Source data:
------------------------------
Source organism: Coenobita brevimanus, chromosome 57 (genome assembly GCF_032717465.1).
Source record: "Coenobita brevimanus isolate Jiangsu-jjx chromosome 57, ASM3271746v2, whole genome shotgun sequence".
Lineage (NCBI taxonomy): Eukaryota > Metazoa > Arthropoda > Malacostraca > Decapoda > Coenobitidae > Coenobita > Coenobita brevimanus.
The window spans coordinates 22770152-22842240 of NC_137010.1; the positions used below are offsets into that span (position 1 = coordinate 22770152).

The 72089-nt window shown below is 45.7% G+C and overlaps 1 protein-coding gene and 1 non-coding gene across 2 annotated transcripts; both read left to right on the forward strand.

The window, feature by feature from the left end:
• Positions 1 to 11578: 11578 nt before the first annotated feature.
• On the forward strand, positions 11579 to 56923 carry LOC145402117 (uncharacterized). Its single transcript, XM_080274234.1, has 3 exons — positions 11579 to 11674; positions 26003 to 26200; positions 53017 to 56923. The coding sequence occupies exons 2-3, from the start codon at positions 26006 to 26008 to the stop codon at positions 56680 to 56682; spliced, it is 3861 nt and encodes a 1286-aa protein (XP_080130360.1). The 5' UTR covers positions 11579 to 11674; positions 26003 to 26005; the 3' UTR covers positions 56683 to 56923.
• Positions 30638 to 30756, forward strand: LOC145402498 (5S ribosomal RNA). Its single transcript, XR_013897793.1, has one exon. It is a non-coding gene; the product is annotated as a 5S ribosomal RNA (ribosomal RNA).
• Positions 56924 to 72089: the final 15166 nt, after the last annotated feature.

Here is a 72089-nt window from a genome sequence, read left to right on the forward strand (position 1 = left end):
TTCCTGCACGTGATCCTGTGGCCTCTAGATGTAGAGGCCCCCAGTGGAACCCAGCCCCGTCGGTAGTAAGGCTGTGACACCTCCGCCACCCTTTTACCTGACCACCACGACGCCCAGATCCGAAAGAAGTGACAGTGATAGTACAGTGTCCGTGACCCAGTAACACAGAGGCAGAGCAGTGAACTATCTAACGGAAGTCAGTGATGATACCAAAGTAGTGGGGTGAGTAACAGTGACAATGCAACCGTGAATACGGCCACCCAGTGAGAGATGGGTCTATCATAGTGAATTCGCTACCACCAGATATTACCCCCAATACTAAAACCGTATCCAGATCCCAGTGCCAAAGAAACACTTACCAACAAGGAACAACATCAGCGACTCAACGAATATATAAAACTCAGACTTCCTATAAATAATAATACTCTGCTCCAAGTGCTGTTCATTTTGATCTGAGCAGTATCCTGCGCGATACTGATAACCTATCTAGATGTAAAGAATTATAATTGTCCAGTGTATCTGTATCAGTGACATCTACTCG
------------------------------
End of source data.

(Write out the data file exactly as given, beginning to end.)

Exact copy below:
Source organism: Coenobita brevimanus, chromosome 57 (genome assembly GCF_032717465.1).
Source record: "Coenobita brevimanus isolate Jiangsu-jjx chromosome 57, ASM3271746v2, whole genome shotgun sequence".
Lineage (NCBI taxonomy): Eukaryota > Metazoa > Arthropoda > Malacostraca > Decapoda > Coenobitidae > Coenobita > Coenobita brevimanus.
The window spans coordinates 22770152-22842240 of NC_137010.1; the positions used below are offsets into that span (position 1 = coordinate 22770152).

The 72089-nt window shown below is 45.7% G+C and overlaps 1 protein-coding gene and 1 non-coding gene across 2 annotated transcripts; both read left to right on the forward strand.

The window, feature by feature from the left end:
• Positions 1 to 11578: 11578 nt before the first annotated feature.
• On the forward strand, positions 11579 to 56923 carry LOC145402117 (uncharacterized). Its single transcript, XM_080274234.1, has 3 exons — positions 11579 to 11674; positions 26003 to 26200; positions 53017 to 56923. The coding sequence occupies exons 2-3, from the start codon at positions 26006 to 26008 to the stop codon at positions 56680 to 56682; spliced, it is 3861 nt and encodes a 1286-aa protein (XP_080130360.1). The 5' UTR covers positions 11579 to 11674; positions 26003 to 26005; the 3' UTR covers positions 56683 to 56923.
• Positions 30638 to 30756, forward strand: LOC145402498 (5S ribosomal RNA). Its single transcript, XR_013897793.1, has one exon. It is a non-coding gene; the product is annotated as a 5S ribosomal RNA (ribosomal RNA).
• Positions 56924 to 72089: the final 15166 nt, after the last annotated feature.

Here is a 72089-nt window from a genome sequence, read left to right on the forward strand (position 1 = left end):
TTCCTGCACGTGATCCTGTGGCCTCTAGATGTAGAGGCCCCCAGTGGAACCCAGCCCCGTCGGTAGTAAGGCTGTGACACCTCCGCCACCCTTTTACCTGACCACCACGACGCCCAGATCCGAAAGAAGTGACAGTGATAGTACAGTGTCCGTGACCCAGTAACACAGAGGCAGAGCAGTGAACTATCTAACGGAAGTCAGTGATGATACCAAAGTAGTGGGGTGAGTAACAGTGACAATGCAACCGTGAATACGGCCACCCAGTGAGAGATGGGTCTATCATAGTGAATTCGCTACCACCAGATATTACCCCCAATACTAAAACCGTATCCAGATCCCAGTGCCAAAGAAACACTTACCAACAAGGAACAACATCAGCGACTCAACGAATATATAAAACTCAGACTTCCTATAAATAATAATACTCTGCTCCAAGTGCTGTTCATTTTGATCTGAGCAGTATCCTGCGCGATACTGATAACCTATCTAGATGTAAAGAATTATAATTGTCCAGTGTATCTGTATCAGTGACATCTACTCG